Day 2 was just as productive and engaging.

Jih-Fei Cheng started us off with a fascinating paper on “Magnification and the Microbiopolitical.” Cheng performed a settler-colonial reading of the history of the Tobacco Mosaic Virus (TMV), and by extension in some measure, the origins of virology itself. Ultimately, Cheng critiqued the concept of scale as it has been elucidated in virology, as a visual iteration and translation of coloniality and the colonial racial form. [And as someone who has done some research on early virology, it was eye-opening seeing some of Jules Crevaux’s and others’ remarks about TMV infected plants being “made mulatto.” I thought that historical connection between race, colonization, Empire, and exploitation was really illuminating.]

Sonali Thakkar then presented “Unesco and the Politics of Racial Plasticity and Racial Reeducation.” Thakkar gave a fascinating critical history of the 1950 UNESCO statement on race, examining how the drafts of the statement veered more and more towards a goal of racial reeducation, while also failing to meet the original goal of positively defining race. The stakes of this intellectual reformation are greater than they appear, as the negative definitions of race offered by UNESCO in the end seem to contribute in some measure to the emergence of a postracial discourse. [This is also really interesting because at nearly the same time that the interdisciplinary board of thinkers in UNESCO tried to destabilize race as an object of scientific discourse and reeducate the world on race, the UN was participating in international sterilization projects with International Planned Parenthood and the London Eugenics Society.]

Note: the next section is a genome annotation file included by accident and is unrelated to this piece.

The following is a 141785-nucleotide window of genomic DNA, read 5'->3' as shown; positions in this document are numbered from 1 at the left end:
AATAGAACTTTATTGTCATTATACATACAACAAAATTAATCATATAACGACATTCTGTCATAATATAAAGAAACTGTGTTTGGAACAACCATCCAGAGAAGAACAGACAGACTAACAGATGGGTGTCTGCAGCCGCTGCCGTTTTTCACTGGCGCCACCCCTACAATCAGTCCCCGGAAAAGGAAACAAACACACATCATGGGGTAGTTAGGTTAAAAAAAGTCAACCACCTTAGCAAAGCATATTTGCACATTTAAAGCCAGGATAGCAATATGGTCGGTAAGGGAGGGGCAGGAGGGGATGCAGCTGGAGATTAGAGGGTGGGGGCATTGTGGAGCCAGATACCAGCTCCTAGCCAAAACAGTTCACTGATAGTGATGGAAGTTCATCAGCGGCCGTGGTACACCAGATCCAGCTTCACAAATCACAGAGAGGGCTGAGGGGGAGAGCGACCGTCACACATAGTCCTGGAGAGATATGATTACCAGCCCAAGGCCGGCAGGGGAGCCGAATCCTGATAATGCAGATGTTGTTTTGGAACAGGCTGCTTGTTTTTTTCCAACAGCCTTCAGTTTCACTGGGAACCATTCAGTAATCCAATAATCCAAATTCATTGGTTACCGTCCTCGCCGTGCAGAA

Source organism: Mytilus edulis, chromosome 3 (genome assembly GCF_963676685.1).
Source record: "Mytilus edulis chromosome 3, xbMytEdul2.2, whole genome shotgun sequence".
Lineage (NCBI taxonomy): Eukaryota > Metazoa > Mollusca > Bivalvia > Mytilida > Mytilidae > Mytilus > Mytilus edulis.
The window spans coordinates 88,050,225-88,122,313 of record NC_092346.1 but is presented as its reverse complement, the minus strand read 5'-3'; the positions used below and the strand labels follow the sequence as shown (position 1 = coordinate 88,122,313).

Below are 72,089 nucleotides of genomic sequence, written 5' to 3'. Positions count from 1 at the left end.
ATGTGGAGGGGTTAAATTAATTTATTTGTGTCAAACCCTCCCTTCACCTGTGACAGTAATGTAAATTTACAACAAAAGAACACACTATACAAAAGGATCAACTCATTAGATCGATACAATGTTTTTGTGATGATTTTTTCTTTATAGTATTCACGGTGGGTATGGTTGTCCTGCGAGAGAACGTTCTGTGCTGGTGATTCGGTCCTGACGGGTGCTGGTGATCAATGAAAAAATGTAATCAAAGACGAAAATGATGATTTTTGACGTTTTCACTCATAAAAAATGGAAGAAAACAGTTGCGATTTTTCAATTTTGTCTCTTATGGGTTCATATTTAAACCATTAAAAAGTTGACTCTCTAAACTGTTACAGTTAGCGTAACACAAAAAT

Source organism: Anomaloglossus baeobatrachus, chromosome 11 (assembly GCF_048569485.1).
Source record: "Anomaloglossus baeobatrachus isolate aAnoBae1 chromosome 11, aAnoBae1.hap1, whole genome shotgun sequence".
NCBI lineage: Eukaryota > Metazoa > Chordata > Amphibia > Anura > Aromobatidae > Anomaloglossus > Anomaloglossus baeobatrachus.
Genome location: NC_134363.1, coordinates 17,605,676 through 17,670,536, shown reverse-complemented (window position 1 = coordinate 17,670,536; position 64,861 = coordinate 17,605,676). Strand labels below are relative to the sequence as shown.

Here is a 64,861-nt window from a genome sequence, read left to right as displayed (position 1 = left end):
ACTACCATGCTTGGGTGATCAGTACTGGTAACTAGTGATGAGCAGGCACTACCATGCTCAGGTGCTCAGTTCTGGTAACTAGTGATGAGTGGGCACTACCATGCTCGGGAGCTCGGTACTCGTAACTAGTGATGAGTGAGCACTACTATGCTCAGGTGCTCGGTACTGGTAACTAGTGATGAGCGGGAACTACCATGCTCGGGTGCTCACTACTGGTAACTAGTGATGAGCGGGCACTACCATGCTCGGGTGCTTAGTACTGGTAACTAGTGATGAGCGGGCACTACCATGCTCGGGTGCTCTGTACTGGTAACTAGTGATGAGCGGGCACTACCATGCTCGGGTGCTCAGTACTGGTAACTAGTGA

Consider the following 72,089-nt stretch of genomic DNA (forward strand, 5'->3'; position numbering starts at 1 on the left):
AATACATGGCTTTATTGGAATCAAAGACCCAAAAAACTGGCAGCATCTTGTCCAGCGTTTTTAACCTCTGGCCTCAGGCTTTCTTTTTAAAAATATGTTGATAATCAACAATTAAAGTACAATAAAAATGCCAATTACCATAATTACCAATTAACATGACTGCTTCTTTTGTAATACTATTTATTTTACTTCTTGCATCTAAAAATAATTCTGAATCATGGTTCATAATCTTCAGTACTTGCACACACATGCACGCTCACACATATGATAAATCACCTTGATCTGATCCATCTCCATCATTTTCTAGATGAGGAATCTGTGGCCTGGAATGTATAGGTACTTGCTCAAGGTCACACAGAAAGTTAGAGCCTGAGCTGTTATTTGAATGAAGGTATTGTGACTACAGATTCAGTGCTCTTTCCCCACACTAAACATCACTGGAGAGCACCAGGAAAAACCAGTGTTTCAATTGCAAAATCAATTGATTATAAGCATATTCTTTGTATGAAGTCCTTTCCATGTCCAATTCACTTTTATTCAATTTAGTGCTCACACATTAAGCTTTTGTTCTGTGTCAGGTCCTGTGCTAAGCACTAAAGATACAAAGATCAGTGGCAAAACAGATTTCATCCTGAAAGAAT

My co-organizer, Evan Mauro closed out the seminar for us with “The Social Life of Sensation: Logistics and Settler Colonialism.” Mauro’s paper looked at the argument between Brooks Adams and William James over what the “New Empire” of the U.S. should look like, examining how the neocolonial strucure of American Imperialism in the Twentieth Century was radical in its nature as trade colonial Geoeconomic/Debt imperialism. Mauro connected the establishment of logistics for settler colonial purposes to the global control of logistics through economic and trade relations as a neoimperial/neocolonial structure.